Ultimately, it is the Man U incarnation of Eric that will be remembered by a selective media – the chest sticking out and the collar raised as he did his best to play the part defined for him by the remorseless publicity team at the Theatre of Hollow Myths.  But we Leeds fans remember a different bloke, certainly in terms of his relationship with the crowd; one who illuminated his walk-on appearances with special goals and that Gallic touch and control; one who flickered briefly but brilliantly at the end of the successful 1992 season and the start of the next one, especially with his hat-tricks against Liverpool at Wembley and Spurs at Elland Road.  This was Eric “Ooh-Ah” Cantona, an enigma who I can still see on the balcony of Leeds Town Hall, holding the last League Championship trophy and telling us “Why I love you, I don’t know why – but I love you“.

Fickle as footballers tend to be, he walked away from the love and into the hype; he became a man and a player for the Murdoch era of money and media.  But in remembering that Cantona, the moody and petulant Kung-Fu practitioner, it’s still important to recall the more diffident and less arrogant bloke that briefly, sporadically – but still memorably – played for Leeds.

Happy Birthday, Eric – and thanks for those few, bright, pre-Murdoch memories.

Cantona Kung Fu Anniversary Evokes Memories of Eric’s English Bow – by Rob Atkinson

Look back in anger: Eric enters the fray

Look back in anger: Eric enters the fray

One notable landmark this weekend was the 20th anniversary, yesterday, of Eric Cantona’s infamous kung-fu kick at Selhurst Park – the original and definitive case, it has been said, of the shit hitting the fan. It took me straight back, not to that martial arts debacle, but over two years earlier to February 8th, 1992 and a Leeds United match I’d attended in the hopes of seeing us make another stride towards becoming champions of England. The venue was Boundary Park, Oldham and the occasion was the day that enfant terrible Cantona made his bow in Football League, Division One.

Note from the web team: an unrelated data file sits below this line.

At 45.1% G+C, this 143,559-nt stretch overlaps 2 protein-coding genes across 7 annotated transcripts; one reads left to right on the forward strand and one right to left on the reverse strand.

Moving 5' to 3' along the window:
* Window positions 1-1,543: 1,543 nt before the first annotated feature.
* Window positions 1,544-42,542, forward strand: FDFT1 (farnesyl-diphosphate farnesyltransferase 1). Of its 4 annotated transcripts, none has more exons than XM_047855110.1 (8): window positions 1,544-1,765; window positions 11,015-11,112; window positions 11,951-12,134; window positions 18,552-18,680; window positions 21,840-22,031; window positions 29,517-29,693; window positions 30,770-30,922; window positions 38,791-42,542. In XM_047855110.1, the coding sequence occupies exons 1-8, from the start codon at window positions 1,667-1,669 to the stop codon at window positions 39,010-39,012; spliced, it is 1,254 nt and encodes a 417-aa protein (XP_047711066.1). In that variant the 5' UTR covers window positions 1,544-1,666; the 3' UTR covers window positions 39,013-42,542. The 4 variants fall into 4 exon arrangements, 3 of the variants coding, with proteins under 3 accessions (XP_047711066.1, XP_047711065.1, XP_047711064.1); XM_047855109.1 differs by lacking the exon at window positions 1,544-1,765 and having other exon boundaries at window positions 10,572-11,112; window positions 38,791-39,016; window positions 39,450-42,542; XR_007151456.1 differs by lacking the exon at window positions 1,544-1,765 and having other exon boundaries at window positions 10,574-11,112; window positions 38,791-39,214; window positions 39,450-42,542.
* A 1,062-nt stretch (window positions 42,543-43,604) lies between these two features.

It was a day of significance for Leeds United and, in a broader sense, for English football as a whole.  Cantona would shine briefly and fitfully at Leeds, winning an authentic League Championship medal with United before going on to collect several pale imitations on the wrong side of the Pennines.  But on that day of his début, all of the triumphs and controversies of his English career lay unsuspected in the future.  Despite the clamorous press attention – and the spectacle of the excited French hacks and cameramen clustering around the United bench was highly unusual, to say the least – this was an inauspicious start for the mercurial Frenchman. Leeds lost 2-0 to a goal in each half from an Oldham side that usually gave us problems. We witnessed proceedings glumly from the open end behind the goal and Cantona’s introduction as a second-half sub for Steve Hodge did not greatly influence the scrappy nature of the game.